Friday, March 27, 2009
The Lessons of Ljubo
It is still possible for the situation to be salvaged (Alvin Ceccoli continued to turn out for Sydney FC long after telling Terry Butcher to "f--k off" in clear view of many fans), but I doubt that Milicevic will ever win the hearts of Australian fans after his latest blown gasket.
Some background on my own views: I first saw Milicevic in live action during the qualifiers for the 2004 Olympics, sharing central defensive duties with another ex-Perth player in David Tarka. Milicevic had received rave reviews from many quarters, and was already being earmarked as Tony Popovic's successor in the stopper role for the Socceroos.
My reaction on that occasion was "nothing special", and little that he has done since has altered that impression. On his return to the A-League, some mileage was made out of the fact that he had played in the UEFA Champions League. So have Jacob Burns, Frank Juric and now Michael Beauchamp. Mere participation is hardly a shining standout on one's CV.
It was clear that he had a somewhat inflated view of his own capabilities even prior to the 2006 World Cup, when he was quite shrill in his complaints about not being included in the Australian squad. Given Guus Hiddink's preference for flexible, diligent and above all obedient players, his omission is completely understandable, and not just in hindsight.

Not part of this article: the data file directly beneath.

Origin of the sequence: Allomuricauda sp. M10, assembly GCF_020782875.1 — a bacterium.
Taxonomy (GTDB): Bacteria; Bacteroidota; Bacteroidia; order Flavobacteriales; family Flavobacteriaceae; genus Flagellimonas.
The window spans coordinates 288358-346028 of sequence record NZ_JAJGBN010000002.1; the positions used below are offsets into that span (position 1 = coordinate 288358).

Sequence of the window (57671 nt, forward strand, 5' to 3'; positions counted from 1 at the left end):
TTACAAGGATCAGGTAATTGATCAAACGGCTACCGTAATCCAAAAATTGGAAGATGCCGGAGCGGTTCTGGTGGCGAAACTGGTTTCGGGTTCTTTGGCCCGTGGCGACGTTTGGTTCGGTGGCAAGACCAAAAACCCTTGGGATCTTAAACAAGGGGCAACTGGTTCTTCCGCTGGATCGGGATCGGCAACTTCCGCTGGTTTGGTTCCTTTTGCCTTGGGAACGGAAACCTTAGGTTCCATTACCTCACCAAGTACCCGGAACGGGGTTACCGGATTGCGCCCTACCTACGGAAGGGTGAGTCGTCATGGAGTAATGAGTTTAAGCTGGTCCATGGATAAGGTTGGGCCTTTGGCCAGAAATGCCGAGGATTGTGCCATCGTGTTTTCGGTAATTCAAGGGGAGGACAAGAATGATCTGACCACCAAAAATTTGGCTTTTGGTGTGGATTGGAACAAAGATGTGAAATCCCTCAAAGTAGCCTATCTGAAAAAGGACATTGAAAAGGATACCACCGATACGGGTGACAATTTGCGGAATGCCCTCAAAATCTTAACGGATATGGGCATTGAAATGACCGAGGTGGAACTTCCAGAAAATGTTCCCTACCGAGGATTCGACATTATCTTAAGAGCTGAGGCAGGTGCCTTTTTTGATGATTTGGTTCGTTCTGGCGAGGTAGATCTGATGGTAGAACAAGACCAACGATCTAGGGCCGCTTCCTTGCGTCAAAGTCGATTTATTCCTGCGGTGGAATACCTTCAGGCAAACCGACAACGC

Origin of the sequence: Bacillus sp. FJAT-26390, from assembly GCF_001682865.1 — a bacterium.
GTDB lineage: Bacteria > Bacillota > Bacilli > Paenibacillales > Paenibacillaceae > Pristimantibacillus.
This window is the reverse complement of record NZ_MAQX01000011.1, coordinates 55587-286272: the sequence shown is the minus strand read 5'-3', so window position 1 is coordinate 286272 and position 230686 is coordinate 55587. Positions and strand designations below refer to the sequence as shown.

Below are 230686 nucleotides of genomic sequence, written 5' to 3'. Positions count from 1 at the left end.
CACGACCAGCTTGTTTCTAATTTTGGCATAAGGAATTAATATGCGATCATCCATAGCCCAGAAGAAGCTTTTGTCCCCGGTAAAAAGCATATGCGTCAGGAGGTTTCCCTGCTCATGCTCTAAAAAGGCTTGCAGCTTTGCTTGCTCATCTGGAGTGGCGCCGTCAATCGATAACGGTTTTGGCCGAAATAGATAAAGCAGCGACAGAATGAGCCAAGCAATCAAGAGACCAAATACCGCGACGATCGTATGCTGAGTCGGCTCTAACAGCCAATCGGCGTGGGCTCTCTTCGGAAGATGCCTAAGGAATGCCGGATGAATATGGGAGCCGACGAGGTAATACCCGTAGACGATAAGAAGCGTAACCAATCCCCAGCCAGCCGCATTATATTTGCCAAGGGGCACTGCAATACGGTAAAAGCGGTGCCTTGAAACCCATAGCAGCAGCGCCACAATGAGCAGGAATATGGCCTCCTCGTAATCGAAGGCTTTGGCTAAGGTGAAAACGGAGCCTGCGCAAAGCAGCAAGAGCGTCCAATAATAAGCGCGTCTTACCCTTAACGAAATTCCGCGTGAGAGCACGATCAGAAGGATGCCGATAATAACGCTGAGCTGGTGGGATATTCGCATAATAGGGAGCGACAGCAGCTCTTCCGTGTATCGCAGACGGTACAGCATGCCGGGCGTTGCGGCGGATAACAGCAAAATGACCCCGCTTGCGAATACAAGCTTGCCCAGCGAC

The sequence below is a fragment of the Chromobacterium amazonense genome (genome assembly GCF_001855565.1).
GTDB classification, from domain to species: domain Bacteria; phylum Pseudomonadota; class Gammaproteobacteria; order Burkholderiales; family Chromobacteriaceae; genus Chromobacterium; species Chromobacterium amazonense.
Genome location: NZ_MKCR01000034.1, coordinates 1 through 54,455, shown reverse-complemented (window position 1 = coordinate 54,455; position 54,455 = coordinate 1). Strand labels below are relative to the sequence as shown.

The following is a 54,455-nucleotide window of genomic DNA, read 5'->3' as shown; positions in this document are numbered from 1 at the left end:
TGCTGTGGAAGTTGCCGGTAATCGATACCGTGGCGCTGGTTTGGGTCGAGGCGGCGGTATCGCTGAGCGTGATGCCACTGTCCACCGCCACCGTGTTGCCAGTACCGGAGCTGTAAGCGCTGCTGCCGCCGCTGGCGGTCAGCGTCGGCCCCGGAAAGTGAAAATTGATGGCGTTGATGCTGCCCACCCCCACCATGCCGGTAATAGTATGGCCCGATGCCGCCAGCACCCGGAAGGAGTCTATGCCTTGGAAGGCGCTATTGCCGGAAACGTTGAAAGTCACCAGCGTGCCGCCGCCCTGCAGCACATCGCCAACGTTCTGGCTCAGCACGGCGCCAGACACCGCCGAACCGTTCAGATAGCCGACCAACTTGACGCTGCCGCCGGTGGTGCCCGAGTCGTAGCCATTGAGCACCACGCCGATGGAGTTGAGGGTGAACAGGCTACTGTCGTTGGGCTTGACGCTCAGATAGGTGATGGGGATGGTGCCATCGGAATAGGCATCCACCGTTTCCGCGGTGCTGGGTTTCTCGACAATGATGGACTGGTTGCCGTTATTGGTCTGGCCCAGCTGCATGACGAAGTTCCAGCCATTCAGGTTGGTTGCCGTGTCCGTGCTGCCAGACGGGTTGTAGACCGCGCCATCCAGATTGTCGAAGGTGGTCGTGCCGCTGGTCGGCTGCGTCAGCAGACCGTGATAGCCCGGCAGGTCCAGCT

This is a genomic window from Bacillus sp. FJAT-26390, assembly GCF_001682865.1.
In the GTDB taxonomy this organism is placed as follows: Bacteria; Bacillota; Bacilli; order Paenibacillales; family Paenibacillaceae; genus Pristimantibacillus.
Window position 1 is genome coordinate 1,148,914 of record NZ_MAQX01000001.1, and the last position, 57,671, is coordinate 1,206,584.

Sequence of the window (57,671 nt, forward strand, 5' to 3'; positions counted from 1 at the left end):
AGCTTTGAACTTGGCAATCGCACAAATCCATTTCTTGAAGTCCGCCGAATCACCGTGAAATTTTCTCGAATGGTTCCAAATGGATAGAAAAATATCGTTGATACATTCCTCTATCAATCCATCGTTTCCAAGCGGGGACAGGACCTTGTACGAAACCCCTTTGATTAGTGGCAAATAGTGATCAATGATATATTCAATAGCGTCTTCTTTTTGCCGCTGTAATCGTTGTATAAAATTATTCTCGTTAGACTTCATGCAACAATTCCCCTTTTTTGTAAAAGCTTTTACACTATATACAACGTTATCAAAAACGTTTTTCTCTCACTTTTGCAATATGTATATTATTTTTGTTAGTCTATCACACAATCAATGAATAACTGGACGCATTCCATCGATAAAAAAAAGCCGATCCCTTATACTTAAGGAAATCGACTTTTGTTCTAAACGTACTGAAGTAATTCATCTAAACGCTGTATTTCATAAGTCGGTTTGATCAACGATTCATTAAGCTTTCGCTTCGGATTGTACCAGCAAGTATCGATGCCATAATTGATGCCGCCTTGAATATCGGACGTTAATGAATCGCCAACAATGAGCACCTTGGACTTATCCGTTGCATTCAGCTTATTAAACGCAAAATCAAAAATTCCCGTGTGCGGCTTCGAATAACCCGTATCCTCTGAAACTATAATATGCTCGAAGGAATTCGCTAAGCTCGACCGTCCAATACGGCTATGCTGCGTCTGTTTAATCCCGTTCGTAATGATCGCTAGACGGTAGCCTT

So to Melbourne Victory, "breakfastgate", and Milicevic's extraordinary, incontinent tirade on the FourFourTwo website about his time at Melbourne, in which Ernie Merrick, Kevin Muscat and others copped a thinly disguised serve.
What was so remarkable, after all this, was that Milicevic got such a sympathetic hearing from some of the footballing great and good. Partly, no doubt, because the word "depression" was glibly slipped into the story (almost anyone is guaranteed gushing sympathy these days if they can get someone else to hint that they are "suffering from/battling with depression", whether this is diagnostically true or not). But partly also, I feel, because Milicevic's contempt for the methods of Merrick dovetailed ever so nicely with the ongoing denigration of Australian coaches which has been a stock-in-trade of certain football commentators lately.
Milicevic returned from Europe (a fading Swiss club, to be exact) to an A-League side, and repeatedly clashed with the coach and the management in general over, well, just about everything. Ergo, it seemed, the Australian football scene simply didn't meet the standards he would have expected as a matter of course in Europe.
Much hand-wringing and justification later, it seems more likely than ever that it was simply a case of a prima donna, a decent player but not an outstanding one, having a career crisis.
This didn't make the papers up here. You have to feel for the Jets and their fans. I hope that Adelaide can hold it together through 2009-10 season for the ACL.